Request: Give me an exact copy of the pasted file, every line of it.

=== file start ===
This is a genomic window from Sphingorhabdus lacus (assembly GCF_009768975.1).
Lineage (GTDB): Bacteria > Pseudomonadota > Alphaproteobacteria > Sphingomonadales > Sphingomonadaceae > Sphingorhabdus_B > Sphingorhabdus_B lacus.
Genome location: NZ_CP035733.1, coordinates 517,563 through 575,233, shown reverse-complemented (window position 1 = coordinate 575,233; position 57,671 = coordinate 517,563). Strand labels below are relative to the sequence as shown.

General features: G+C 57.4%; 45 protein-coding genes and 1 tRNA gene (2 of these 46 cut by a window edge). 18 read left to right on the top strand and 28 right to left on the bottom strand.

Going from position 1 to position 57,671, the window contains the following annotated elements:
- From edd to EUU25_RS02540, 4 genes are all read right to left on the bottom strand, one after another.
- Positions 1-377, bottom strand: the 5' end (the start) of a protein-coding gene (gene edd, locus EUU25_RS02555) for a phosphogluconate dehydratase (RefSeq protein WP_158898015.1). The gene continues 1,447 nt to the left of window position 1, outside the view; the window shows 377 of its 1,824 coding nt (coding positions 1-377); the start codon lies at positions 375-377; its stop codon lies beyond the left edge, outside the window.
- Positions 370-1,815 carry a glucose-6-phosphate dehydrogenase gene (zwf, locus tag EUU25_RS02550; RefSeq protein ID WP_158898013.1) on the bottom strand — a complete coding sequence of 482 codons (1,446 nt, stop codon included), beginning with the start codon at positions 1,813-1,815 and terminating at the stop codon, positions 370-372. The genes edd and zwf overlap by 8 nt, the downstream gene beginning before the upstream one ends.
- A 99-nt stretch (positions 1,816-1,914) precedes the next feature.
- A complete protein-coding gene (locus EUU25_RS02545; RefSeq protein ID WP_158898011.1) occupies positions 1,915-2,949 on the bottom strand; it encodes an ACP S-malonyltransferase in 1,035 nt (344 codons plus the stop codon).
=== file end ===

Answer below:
This is a genomic window from Sphingorhabdus lacus (assembly GCF_009768975.1).
Lineage (GTDB): Bacteria > Pseudomonadota > Alphaproteobacteria > Sphingomonadales > Sphingomonadaceae > Sphingorhabdus_B > Sphingorhabdus_B lacus.
Genome location: NZ_CP035733.1, coordinates 517,563 through 575,233, shown reverse-complemented (window position 1 = coordinate 575,233; position 57,671 = coordinate 517,563). Strand labels below are relative to the sequence as shown.

General features: G+C 57.4%; 45 protein-coding genes and 1 tRNA gene (2 of these 46 cut by a window edge). 18 read left to right on the top strand and 28 right to left on the bottom strand.

Going from position 1 to position 57,671, the window contains the following annotated elements:
- From edd to EUU25_RS02540, 4 genes are all read right to left on the bottom strand, one after another.
- Positions 1-377, bottom strand: the 5' end (the start) of a protein-coding gene (gene edd, locus EUU25_RS02555) for a phosphogluconate dehydratase (RefSeq protein WP_158898015.1). The gene continues 1,447 nt to the left of window position 1, outside the view; the window shows 377 of its 1,824 coding nt (coding positions 1-377); the start codon lies at positions 375-377; its stop codon lies beyond the left edge, outside the window.
- Positions 370-1,815 carry a glucose-6-phosphate dehydrogenase gene (zwf, locus tag EUU25_RS02550; RefSeq protein ID WP_158898013.1) on the bottom strand — a complete coding sequence of 482 codons (1,446 nt, stop codon included), beginning with the start codon at positions 1,813-1,815 and terminating at the stop codon, positions 370-372. The genes edd and zwf overlap by 8 nt, the downstream gene beginning before the upstream one ends.
- A 99-nt stretch (positions 1,816-1,914) precedes the next feature.
- A complete protein-coding gene (locus EUU25_RS02545; RefSeq protein ID WP_158898011.1) occupies positions 1,915-2,949 on the bottom strand; it encodes an ACP S-malonyltransferase in 1,035 nt (344 codons plus the stop codon).